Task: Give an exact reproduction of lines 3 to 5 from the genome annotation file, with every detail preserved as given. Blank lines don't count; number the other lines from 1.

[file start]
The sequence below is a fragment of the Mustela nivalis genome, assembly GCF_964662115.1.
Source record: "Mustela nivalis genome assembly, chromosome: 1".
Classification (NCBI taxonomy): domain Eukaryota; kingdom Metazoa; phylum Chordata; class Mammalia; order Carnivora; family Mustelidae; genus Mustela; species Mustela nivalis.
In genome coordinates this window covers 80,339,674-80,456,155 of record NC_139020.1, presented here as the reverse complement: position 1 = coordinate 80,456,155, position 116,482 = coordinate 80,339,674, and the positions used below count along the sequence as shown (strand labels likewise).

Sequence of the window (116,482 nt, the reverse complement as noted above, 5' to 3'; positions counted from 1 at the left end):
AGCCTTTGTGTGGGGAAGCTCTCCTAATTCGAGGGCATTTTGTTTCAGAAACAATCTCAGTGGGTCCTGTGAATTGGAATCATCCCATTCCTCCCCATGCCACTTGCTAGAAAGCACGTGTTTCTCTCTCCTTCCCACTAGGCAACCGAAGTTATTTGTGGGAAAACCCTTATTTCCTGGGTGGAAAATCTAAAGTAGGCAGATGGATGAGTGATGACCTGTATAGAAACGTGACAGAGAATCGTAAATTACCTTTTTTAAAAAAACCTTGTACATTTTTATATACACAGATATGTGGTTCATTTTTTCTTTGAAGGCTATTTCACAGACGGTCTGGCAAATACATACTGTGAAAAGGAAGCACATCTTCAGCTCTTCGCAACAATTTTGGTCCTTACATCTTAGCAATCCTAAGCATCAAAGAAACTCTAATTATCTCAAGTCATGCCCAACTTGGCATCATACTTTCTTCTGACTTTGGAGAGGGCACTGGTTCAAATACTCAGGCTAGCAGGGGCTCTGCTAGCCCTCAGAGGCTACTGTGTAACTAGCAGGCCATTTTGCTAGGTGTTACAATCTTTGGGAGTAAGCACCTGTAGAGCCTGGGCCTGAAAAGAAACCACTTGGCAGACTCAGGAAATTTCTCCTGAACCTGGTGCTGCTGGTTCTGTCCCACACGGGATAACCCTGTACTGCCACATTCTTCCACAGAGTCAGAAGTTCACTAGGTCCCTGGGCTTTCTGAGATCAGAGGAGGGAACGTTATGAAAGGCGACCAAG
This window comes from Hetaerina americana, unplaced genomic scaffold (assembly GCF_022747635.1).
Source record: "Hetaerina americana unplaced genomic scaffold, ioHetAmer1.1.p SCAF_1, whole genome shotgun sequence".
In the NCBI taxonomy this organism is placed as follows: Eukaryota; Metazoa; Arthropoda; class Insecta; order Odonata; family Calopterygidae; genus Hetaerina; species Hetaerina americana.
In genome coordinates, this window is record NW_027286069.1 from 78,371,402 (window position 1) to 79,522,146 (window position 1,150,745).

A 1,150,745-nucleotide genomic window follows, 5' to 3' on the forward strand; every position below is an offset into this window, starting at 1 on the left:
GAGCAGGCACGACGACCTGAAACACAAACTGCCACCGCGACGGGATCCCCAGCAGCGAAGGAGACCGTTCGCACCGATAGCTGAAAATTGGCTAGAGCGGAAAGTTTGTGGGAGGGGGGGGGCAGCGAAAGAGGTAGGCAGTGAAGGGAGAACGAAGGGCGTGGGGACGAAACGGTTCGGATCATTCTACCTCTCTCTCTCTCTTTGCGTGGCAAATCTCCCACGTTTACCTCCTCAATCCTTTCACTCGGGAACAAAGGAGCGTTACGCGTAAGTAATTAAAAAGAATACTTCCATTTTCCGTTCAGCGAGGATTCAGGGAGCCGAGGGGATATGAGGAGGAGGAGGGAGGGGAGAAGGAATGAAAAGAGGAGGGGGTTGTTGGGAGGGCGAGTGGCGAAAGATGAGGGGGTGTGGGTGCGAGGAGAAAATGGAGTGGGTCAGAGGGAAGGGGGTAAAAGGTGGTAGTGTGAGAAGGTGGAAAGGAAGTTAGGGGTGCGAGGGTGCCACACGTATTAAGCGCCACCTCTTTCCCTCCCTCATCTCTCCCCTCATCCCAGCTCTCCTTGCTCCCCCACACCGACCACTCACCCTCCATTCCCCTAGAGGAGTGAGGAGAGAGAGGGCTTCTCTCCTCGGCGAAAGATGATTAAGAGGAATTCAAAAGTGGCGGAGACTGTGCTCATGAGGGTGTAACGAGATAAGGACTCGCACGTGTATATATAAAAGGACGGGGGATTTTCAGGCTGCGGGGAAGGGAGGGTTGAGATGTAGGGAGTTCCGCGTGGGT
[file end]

Classification (NCBI taxonomy): domain Eukaryota; kingdom Metazoa; phylum Chordata; class Mammalia; order Carnivora; family Mustelidae; genus Mustela; species Mustela nivalis.
In genome coordinates this window covers 80,339,674-80,456,155 of record NC_139020.1, presented here as the reverse complement: position 1 = coordinate 80,456,155, position 116,482 = coordinate 80,339,674, and the positions used below count along the sequence as shown (strand labels likewise).

Sequence of the window (116,482 nt, the reverse complement as noted above, 5' to 3'; positions counted from 1 at the left end):